This is surprising. Republican Justice David Prossersuggests he may favor reviewing the state's online court records database, which Democratic Reps. Kelda Roys and Marlin Schneider have proposed making less readily available online, out of concern for defendants' rights.
This is news not only because Prosser is a Republican (a former Assembly speaker), but because the proposed law seemed like dead meat after Schneider admitted that he had exaggerated the number of constituent complaints he got about the system in trying to drum up support.
But dead meat it is not:
"Whatever problems we have has been incredibly exacerbated by CCAP and the Internet," said Justice David Prosser. "The case for redress is much too compelling to just let it die."
Italked to Roys and had an email correspondence with Schneider about the bill before the controversy erupted.
Both lawmakers have personal experiences that color their stances. Roys, a UW law grad, used to work on the Innoncence Project, a non-profit that seeks to exonerate wrongly accused death row inmates. Schneider has been an advocate for more restriction on certain criminal records, including tape recordings of 911 calls, ever since he had to watch news reports of his own father's suicide as a child.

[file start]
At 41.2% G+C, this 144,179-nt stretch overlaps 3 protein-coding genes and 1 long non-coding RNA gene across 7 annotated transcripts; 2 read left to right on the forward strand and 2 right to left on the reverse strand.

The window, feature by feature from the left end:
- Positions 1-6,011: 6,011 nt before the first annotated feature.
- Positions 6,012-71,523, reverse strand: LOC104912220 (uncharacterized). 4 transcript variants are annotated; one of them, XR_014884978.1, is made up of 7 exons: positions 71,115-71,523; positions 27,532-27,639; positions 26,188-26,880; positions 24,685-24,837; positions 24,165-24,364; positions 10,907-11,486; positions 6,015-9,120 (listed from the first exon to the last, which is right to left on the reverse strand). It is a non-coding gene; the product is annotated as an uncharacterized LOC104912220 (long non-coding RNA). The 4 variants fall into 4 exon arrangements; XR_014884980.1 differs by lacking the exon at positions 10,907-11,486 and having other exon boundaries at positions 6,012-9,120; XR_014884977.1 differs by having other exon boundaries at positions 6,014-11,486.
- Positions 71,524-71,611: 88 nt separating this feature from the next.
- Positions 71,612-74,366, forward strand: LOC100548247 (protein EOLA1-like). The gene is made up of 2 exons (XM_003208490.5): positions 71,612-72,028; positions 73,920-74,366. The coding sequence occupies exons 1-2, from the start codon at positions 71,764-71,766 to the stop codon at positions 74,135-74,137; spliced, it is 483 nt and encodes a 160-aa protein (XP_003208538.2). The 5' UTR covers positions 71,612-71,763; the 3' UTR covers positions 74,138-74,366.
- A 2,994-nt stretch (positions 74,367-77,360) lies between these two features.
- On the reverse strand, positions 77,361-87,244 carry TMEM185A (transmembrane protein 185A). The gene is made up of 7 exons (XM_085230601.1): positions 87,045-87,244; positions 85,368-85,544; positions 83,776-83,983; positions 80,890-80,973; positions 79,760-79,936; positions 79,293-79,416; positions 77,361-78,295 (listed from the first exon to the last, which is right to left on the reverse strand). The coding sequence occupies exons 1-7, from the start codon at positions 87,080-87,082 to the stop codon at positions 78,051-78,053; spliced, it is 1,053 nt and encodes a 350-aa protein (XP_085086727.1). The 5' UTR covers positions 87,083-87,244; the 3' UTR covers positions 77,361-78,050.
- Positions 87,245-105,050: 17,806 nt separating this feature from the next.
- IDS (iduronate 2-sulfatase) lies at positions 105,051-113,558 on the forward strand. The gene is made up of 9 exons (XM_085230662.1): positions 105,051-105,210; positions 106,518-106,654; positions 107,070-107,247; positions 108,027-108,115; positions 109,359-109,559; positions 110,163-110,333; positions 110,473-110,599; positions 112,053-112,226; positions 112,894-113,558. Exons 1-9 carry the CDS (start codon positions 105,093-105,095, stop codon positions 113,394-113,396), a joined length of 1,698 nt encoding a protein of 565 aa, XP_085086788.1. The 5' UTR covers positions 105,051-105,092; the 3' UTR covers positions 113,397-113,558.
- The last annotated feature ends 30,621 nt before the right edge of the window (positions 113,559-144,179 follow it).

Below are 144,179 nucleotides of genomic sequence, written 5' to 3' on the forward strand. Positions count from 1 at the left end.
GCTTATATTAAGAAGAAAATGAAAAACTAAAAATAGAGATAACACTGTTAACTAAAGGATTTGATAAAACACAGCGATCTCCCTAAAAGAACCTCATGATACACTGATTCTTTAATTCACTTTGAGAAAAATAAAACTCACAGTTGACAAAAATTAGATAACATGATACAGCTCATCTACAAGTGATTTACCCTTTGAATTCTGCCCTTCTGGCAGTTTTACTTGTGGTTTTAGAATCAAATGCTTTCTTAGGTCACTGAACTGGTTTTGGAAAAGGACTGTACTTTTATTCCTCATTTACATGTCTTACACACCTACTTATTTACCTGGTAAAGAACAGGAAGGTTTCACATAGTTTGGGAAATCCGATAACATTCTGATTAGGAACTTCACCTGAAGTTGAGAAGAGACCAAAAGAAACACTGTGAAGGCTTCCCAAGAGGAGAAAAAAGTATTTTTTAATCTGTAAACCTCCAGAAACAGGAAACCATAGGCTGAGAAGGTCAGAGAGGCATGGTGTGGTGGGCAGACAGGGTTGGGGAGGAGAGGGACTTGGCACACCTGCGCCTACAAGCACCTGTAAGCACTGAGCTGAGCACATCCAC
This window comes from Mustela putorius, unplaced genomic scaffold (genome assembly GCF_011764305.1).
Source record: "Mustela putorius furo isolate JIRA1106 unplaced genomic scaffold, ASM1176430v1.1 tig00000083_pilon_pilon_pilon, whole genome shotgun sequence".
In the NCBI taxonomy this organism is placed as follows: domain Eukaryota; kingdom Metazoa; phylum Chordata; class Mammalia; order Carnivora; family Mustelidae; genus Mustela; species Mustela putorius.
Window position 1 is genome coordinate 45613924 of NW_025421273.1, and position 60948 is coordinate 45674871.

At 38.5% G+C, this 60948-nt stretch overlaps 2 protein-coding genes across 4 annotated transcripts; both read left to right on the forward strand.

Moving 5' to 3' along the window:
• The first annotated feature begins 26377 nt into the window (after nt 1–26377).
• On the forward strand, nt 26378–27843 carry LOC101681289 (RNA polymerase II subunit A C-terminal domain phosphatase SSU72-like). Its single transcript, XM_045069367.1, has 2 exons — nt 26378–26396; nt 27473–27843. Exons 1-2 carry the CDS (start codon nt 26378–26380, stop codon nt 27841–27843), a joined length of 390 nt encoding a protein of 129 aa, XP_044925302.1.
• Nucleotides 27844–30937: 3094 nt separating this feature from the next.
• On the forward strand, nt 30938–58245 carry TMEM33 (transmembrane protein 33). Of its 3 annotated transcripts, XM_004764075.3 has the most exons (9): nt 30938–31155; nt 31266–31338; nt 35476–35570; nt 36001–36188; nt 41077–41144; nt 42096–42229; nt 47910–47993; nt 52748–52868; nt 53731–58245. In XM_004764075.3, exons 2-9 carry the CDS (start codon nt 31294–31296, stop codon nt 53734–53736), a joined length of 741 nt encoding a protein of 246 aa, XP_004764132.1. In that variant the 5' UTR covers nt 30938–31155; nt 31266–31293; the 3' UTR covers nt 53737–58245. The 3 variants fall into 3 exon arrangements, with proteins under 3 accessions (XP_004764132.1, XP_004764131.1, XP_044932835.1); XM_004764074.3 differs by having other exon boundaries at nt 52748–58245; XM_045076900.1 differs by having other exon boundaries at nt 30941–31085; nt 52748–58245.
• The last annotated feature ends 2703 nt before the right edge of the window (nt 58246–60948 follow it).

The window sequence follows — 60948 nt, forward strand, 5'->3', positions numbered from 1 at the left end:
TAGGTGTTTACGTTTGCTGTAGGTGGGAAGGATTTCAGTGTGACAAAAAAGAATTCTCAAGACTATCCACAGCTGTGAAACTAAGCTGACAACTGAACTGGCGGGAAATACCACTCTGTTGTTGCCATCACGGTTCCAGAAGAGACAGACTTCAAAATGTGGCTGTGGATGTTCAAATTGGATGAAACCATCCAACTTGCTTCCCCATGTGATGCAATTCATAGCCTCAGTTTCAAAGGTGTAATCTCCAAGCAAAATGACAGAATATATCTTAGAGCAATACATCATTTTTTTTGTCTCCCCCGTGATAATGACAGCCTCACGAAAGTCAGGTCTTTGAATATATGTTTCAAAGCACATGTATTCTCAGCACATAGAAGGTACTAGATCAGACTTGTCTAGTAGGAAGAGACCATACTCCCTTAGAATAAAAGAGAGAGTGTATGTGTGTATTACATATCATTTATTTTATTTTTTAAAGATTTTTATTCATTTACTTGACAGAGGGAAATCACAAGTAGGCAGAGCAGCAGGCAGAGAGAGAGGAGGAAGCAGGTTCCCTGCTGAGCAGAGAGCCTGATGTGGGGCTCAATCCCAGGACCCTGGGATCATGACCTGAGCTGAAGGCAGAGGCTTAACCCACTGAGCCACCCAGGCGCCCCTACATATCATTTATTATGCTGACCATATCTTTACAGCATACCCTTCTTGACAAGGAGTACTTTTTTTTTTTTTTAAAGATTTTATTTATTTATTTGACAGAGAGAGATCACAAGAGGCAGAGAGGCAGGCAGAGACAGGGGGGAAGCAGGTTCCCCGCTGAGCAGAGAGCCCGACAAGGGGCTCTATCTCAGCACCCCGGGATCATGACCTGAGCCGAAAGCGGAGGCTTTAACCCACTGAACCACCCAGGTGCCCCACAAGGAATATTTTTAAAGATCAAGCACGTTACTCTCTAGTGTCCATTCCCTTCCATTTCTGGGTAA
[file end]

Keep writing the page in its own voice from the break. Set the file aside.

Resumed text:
For advocates of restriction, there'd be no greater option than having the court deal with such a political hot potato. Of course, don't expect the justices to stay above the fray. Not only are they elected officials, but some of them were specifically elected by touting their anti-crime credentials.
Also look out for a quote from our own Bill Lueders, the president of the Wisconsin Freedom of Information Council, who says that CCAP clearly distinguishes between those who are convicted and those who have their cases dismissed.